For a multitude of reasons that range from an impending mortgage to the fact that I feel like I’m going to die for about three weeks afterwards, I can’t stay out until 7am grooving my arse off any more. At least not regularly. In fact, when I do stay out late, it usually involves sitting still with people I used to do that stuff with, and conversation – rather than being just a short interlude in which we simply argue about which club we’re going to next – tends to be about our impending mortgages and how we are all about to feel like we’re going to die for about three weeks afterwards.

So the only time it happens is at weddings and at under-attended birthday parties (“Sorry, the babysitter fell through”) and, if you’re really lucky, at a Christmas do or two (all the places that snide bloggers deride as havens for embarrassing moves, basically). At weddings, in particular, you can literally feel people itching for the speeches to be over (sorry, best men, but it’s true), so that we can all get on with the important business of throwing shapes.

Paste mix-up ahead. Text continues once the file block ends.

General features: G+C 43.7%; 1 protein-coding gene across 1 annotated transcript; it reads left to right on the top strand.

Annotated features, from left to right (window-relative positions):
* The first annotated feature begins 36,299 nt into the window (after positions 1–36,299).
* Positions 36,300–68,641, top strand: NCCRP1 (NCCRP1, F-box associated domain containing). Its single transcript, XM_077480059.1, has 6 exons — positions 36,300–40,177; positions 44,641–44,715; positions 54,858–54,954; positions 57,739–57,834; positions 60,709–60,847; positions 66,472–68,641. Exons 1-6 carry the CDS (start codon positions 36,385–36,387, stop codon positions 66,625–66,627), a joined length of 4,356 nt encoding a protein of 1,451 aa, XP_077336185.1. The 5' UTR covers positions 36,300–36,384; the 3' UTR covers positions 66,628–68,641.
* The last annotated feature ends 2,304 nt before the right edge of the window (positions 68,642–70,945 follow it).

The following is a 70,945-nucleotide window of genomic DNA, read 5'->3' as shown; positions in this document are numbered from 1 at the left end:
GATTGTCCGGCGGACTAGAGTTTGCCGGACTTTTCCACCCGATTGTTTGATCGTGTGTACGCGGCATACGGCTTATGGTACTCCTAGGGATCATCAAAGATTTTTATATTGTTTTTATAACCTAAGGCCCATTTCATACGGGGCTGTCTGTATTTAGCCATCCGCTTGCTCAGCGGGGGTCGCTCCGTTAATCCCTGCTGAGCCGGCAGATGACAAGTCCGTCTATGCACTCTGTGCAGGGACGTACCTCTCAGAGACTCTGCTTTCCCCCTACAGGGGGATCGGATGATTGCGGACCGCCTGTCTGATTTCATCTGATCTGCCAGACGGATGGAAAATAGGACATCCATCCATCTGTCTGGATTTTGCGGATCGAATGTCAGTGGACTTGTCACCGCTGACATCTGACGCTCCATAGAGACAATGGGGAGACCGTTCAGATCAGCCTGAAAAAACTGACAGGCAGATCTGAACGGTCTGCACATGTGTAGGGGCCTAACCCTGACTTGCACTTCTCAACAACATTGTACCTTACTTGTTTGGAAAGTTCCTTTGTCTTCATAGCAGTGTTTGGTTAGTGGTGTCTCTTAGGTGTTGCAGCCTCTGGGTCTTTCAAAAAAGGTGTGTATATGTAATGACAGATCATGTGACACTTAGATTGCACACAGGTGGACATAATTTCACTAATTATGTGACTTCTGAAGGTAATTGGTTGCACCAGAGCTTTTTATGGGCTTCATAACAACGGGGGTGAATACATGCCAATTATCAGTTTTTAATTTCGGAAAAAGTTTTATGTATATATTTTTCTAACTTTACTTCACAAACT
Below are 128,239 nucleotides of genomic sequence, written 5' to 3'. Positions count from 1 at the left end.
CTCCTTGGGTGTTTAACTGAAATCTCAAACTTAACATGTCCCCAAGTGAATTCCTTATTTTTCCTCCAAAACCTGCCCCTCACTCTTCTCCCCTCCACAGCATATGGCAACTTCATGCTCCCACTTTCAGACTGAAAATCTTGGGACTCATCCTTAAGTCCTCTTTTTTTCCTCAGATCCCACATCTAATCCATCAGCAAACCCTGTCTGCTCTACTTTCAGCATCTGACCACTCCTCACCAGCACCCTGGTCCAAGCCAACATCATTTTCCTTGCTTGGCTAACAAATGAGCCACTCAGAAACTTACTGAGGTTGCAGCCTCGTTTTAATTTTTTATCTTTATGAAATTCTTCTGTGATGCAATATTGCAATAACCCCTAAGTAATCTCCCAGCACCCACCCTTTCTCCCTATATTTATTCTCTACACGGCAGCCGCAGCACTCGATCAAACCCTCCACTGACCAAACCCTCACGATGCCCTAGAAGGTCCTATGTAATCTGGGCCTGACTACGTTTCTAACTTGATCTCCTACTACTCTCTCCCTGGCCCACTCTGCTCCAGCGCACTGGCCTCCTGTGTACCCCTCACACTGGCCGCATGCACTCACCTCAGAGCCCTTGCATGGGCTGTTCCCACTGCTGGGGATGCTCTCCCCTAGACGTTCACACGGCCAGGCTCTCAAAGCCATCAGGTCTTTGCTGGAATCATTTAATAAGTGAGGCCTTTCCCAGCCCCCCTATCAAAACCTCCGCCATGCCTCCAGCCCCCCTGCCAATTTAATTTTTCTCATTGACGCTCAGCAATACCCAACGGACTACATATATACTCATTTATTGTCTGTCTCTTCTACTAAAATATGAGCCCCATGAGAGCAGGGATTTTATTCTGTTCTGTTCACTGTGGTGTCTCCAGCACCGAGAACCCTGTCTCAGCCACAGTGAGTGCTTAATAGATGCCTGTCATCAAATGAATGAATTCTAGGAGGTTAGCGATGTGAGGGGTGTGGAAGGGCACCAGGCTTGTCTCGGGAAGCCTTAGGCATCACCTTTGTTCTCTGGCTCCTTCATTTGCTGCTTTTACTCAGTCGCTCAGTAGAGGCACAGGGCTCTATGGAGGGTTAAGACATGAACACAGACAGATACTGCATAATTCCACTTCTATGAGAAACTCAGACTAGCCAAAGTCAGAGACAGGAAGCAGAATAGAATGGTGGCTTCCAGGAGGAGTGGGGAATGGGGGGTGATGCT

Now the people in the first 25 years of their life dance all the time (or should be doing), and so are not that bothered. The people in the final 25 years of their life are… well, if they can even manage it, they’re to be applauded. But those of us in-between? We have a thirst. A thirst to go for it, and to go for it properly. And also, thanks to the inordinate amount of gym time, the last gasps of the physicality for it.

Really, your thirties are the glory years for dancing like nobody is watching. No, scratch that: for dancing like everyone is watching, and you’re amazing at dancing.

Consider the recent, omnipresent video for Pharrell’s Happy. A simple idea, it features lots of people of all shapes and sizes and ages jiving down the street to its infectious, impossibly sunny groove and looking like they’re having the time of their lives. The most joyous people in it are at 0:23, 1:24 and 2:36. If you feel like you’ve had enough of that tune now, and can’t be bothered to go and check then you will just have to trust me: the most ecstatic people in it, the people who look the most like they have taken the sentiment of this song to heart – “clap along if you feel like a room without a roof” – are the thirty-something guys.